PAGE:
In Canada, efforts to rein in spending on labor contracts have included proposals to strip them of their right to uniformly bargain for pensions and health care benefits. The problem is not unions expressing those rights; it is governments failing to adapt to the times and issue in a fiscally responsible manner. If contract terms or labor laws from years past no longer make sense, we the people should renegotiate —or legislate —changes. Benefits agreed to 35 years back that now are unaffordable should be reduced. Similarly, work rules that made sense 70 years ago but are now old-fashioned should be improved. In our country, we share the same goal of the nation that is less spending and better services. (Crum, 2006). We, too, are seeking to enact changes to reduce pension and benefits costs and modernize our labor laws. But in some cases, we believe developing collective bargaining would be more beneficial to them all.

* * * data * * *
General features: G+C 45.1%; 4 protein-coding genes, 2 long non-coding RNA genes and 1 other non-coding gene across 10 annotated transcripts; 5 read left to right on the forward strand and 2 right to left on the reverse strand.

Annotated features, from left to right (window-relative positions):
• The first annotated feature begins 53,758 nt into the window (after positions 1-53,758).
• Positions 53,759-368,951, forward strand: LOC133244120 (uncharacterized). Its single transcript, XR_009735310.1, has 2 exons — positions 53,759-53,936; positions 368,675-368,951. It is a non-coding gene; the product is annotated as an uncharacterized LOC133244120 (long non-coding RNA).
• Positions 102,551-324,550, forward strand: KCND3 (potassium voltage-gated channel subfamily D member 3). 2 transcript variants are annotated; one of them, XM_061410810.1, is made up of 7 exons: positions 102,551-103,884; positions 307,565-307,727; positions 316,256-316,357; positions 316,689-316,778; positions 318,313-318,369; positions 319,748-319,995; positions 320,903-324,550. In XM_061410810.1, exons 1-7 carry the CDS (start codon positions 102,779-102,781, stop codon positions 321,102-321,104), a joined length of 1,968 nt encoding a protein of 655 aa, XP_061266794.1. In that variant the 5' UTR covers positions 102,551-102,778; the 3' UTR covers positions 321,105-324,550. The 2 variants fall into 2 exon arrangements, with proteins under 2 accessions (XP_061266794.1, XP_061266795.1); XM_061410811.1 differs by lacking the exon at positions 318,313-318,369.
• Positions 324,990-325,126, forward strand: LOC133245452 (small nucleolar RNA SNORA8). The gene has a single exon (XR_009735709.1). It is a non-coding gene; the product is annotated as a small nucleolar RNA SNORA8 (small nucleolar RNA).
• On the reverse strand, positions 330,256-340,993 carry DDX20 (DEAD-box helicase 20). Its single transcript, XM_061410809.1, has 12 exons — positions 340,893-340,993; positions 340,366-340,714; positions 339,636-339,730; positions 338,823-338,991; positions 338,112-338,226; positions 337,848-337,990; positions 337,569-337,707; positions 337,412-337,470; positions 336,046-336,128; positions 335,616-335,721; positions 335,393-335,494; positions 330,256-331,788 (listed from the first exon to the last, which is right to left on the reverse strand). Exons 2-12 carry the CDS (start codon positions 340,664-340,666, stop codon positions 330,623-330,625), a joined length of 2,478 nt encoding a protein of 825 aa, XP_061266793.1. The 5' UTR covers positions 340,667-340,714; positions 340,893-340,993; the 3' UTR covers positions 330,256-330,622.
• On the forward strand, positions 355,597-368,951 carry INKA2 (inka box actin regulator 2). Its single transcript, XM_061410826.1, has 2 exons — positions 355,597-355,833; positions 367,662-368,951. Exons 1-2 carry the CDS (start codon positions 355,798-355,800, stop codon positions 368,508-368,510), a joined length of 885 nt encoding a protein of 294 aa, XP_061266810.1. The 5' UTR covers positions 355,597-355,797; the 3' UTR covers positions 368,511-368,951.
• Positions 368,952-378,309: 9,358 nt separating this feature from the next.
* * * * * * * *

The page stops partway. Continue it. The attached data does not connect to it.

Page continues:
In conclusion, if the collective bargaining agreements are no longer serving the public, we should change them. That is what fairness is all about, and that is our responsibility. The job of labor bosses is to make the best chance for their members. The role of chosen officials is to get the best deal for all citizens. Rather than state war on unions, we should demand a new deal with them —one that reflects today’s economic facts and workplace situations, not those of a century ago. If we fail to do that, the liability is not in our unions, or in our stars, but in ourselves. Workers need unions the most so as to provide to them not only essential complements, but also, give legislated benefits and protection. Women across the nation are supporting this movement since they are also advocating for change. Working people have got a lot of concerns in this economy. They need a decent pay, good benefits and, of course, a job security. I, therefore, stand tall and suggest that workers need a union to represent them, as a matter of fact.
Crum, D. (2006). Hard Labor: Scholars chronicle the relationship of African Americans to unions and the industrialization of America. Black Issues Book Review, 8(5), 38-39.